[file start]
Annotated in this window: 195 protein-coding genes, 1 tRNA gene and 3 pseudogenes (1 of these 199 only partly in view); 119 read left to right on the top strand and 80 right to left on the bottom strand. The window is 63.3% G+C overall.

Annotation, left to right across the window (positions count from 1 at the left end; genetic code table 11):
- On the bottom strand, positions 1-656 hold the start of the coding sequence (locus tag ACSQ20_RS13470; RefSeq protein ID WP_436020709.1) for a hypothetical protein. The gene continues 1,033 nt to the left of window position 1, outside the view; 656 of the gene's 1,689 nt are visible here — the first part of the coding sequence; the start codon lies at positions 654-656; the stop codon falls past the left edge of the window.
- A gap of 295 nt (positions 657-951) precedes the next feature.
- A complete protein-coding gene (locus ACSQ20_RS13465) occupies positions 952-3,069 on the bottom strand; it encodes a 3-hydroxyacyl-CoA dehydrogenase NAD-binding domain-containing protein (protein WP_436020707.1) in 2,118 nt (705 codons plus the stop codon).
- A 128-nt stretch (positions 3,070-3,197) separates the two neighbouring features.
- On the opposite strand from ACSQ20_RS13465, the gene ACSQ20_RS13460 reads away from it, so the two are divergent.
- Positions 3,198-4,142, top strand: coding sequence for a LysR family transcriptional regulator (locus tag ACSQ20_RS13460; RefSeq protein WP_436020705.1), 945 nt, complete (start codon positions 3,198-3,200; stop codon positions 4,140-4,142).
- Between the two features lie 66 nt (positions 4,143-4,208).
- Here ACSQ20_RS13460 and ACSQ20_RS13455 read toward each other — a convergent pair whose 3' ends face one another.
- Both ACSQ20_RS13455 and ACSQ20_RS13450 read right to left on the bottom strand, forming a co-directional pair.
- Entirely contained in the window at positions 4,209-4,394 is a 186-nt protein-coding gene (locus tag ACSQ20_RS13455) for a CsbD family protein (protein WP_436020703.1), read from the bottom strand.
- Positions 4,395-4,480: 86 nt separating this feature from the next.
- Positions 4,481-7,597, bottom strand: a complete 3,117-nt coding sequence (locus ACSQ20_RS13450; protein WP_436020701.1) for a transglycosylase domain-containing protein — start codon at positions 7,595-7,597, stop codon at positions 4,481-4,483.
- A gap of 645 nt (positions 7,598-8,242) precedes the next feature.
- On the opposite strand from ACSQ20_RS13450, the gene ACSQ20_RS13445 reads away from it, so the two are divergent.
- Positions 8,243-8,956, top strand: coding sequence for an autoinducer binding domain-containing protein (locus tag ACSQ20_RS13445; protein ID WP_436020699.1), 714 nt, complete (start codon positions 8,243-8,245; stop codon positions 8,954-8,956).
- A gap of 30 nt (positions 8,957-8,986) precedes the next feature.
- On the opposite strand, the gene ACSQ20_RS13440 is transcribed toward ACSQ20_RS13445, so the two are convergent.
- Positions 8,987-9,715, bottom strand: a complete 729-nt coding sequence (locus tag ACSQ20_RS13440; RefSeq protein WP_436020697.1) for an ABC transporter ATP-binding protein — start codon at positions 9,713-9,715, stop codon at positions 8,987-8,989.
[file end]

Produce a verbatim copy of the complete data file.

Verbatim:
Annotated in this window: 195 protein-coding genes, 1 tRNA gene and 3 pseudogenes (1 of these 199 only partly in view); 119 read left to right on the top strand and 80 right to left on the bottom strand. The window is 63.3% G+C overall.

Annotation, left to right across the window (positions count from 1 at the left end; genetic code table 11):
- On the bottom strand, positions 1-656 hold the start of the coding sequence (locus tag ACSQ20_RS13470; RefSeq protein ID WP_436020709.1) for a hypothetical protein. The gene continues 1,033 nt to the left of window position 1, outside the view; 656 of the gene's 1,689 nt are visible here — the first part of the coding sequence; the start codon lies at positions 654-656; the stop codon falls past the left edge of the window.
- A gap of 295 nt (positions 657-951) precedes the next feature.
- A complete protein-coding gene (locus ACSQ20_RS13465) occupies positions 952-3,069 on the bottom strand; it encodes a 3-hydroxyacyl-CoA dehydrogenase NAD-binding domain-containing protein (protein WP_436020707.1) in 2,118 nt (705 codons plus the stop codon).
- A 128-nt stretch (positions 3,070-3,197) separates the two neighbouring features.
- On the opposite strand from ACSQ20_RS13465, the gene ACSQ20_RS13460 reads away from it, so the two are divergent.
- Positions 3,198-4,142, top strand: coding sequence for a LysR family transcriptional regulator (locus tag ACSQ20_RS13460; RefSeq protein WP_436020705.1), 945 nt, complete (start codon positions 3,198-3,200; stop codon positions 4,140-4,142).
- Between the two features lie 66 nt (positions 4,143-4,208).
- Here ACSQ20_RS13460 and ACSQ20_RS13455 read toward each other — a convergent pair whose 3' ends face one another.
- Both ACSQ20_RS13455 and ACSQ20_RS13450 read right to left on the bottom strand, forming a co-directional pair.
- Entirely contained in the window at positions 4,209-4,394 is a 186-nt protein-coding gene (locus tag ACSQ20_RS13455) for a CsbD family protein (protein WP_436020703.1), read from the bottom strand.
- Positions 4,395-4,480: 86 nt separating this feature from the next.
- Positions 4,481-7,597, bottom strand: a complete 3,117-nt coding sequence (locus ACSQ20_RS13450; protein WP_436020701.1) for a transglycosylase domain-containing protein — start codon at positions 7,595-7,597, stop codon at positions 4,481-4,483.
- A gap of 645 nt (positions 7,598-8,242) precedes the next feature.
- On the opposite strand from ACSQ20_RS13450, the gene ACSQ20_RS13445 reads away from it, so the two are divergent.
- Positions 8,243-8,956, top strand: coding sequence for an autoinducer binding domain-containing protein (locus tag ACSQ20_RS13445; protein ID WP_436020699.1), 714 nt, complete (start codon positions 8,243-8,245; stop codon positions 8,954-8,956).
- A gap of 30 nt (positions 8,957-8,986) precedes the next feature.
- On the opposite strand, the gene ACSQ20_RS13440 is transcribed toward ACSQ20_RS13445, so the two are convergent.
- Positions 8,987-9,715, bottom strand: a complete 729-nt coding sequence (locus tag ACSQ20_RS13440; RefSeq protein WP_436020697.1) for an ABC transporter ATP-binding protein — start codon at positions 9,713-9,715, stop codon at positions 8,987-8,989.